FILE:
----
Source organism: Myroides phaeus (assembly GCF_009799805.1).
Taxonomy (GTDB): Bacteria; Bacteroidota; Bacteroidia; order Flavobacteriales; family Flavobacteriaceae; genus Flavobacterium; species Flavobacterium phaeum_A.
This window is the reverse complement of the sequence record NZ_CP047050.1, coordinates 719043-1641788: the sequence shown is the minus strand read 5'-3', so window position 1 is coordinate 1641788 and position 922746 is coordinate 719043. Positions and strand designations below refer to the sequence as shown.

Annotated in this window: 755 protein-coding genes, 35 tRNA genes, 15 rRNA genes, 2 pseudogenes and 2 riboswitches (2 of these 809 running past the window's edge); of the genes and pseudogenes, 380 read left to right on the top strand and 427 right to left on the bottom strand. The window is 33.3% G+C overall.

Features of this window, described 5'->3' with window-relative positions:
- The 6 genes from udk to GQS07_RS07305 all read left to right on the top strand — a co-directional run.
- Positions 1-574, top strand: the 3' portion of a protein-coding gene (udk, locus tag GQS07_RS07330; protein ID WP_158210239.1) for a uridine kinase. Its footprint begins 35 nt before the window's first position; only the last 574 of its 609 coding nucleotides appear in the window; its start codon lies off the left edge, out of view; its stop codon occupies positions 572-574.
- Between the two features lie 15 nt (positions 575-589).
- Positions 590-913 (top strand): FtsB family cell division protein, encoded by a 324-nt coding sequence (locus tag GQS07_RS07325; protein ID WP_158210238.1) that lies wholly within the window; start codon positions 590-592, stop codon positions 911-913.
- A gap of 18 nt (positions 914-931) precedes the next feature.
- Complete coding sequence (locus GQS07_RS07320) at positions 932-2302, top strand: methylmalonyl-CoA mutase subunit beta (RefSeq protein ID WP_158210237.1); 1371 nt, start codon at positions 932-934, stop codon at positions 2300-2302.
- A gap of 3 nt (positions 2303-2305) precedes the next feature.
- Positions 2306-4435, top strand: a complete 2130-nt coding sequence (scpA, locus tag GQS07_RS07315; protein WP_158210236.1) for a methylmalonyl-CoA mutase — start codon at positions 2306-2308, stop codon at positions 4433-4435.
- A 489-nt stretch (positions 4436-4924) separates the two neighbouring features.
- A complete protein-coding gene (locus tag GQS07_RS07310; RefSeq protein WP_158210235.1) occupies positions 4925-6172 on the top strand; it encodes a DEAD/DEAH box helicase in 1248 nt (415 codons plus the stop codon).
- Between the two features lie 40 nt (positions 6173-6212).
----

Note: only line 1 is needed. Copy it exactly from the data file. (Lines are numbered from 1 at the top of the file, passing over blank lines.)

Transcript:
Source organism: Myroides phaeus (assembly GCF_009799805.1).